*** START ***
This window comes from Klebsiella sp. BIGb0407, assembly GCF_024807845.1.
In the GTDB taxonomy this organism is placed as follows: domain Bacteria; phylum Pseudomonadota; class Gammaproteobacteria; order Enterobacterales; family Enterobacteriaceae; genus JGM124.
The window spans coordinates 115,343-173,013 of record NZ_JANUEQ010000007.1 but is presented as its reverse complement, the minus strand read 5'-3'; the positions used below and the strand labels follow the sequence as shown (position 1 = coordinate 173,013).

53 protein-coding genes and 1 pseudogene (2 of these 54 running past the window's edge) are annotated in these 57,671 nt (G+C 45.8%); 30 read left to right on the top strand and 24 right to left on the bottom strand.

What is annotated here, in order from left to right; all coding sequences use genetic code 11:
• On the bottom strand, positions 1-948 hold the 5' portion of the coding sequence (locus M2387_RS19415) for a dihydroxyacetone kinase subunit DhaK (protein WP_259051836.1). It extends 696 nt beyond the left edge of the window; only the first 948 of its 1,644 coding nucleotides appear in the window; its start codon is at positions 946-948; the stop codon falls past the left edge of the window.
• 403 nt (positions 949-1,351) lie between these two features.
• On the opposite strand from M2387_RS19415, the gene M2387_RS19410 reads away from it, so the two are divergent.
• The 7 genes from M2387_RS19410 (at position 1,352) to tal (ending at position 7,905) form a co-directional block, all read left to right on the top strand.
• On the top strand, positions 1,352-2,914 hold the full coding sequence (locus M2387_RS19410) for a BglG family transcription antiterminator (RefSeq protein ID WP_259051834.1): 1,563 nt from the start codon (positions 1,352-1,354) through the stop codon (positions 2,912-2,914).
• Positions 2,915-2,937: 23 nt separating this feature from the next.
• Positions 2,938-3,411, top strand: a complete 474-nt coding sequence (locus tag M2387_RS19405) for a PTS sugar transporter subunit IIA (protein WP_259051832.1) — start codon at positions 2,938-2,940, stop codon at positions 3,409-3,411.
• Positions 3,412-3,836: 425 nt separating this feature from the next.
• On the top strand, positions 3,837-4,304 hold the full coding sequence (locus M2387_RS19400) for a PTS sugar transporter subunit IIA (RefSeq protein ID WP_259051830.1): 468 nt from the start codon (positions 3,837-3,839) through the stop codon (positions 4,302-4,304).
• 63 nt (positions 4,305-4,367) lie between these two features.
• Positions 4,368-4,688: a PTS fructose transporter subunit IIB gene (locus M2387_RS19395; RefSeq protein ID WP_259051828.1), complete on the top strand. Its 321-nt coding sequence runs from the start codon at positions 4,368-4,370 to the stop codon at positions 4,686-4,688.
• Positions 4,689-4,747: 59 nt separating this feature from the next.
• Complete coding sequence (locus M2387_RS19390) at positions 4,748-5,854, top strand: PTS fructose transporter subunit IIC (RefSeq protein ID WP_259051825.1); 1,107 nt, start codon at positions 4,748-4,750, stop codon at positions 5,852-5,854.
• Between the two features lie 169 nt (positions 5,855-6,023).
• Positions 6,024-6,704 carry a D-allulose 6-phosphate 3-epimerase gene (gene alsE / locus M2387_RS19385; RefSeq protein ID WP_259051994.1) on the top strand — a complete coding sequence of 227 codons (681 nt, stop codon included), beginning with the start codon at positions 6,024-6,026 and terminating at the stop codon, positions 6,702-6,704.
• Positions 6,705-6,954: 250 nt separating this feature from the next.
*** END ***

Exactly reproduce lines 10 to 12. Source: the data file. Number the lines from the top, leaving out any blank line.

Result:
• On the top strand, positions 1,352-2,914 hold the full coding sequence (locus M2387_RS19410) for a BglG family transcription antiterminator (RefSeq protein ID WP_259051834.1): 1,563 nt from the start codon (positions 1,352-1,354) through the stop codon (positions 2,912-2,914).
• Positions 2,915-2,937: 23 nt separating this feature from the next.
• Positions 2,938-3,411, top strand: a complete 474-nt coding sequence (locus tag M2387_RS19405) for a PTS sugar transporter subunit IIA (protein WP_259051832.1) — start codon at positions 2,938-2,940, stop codon at positions 3,409-3,411.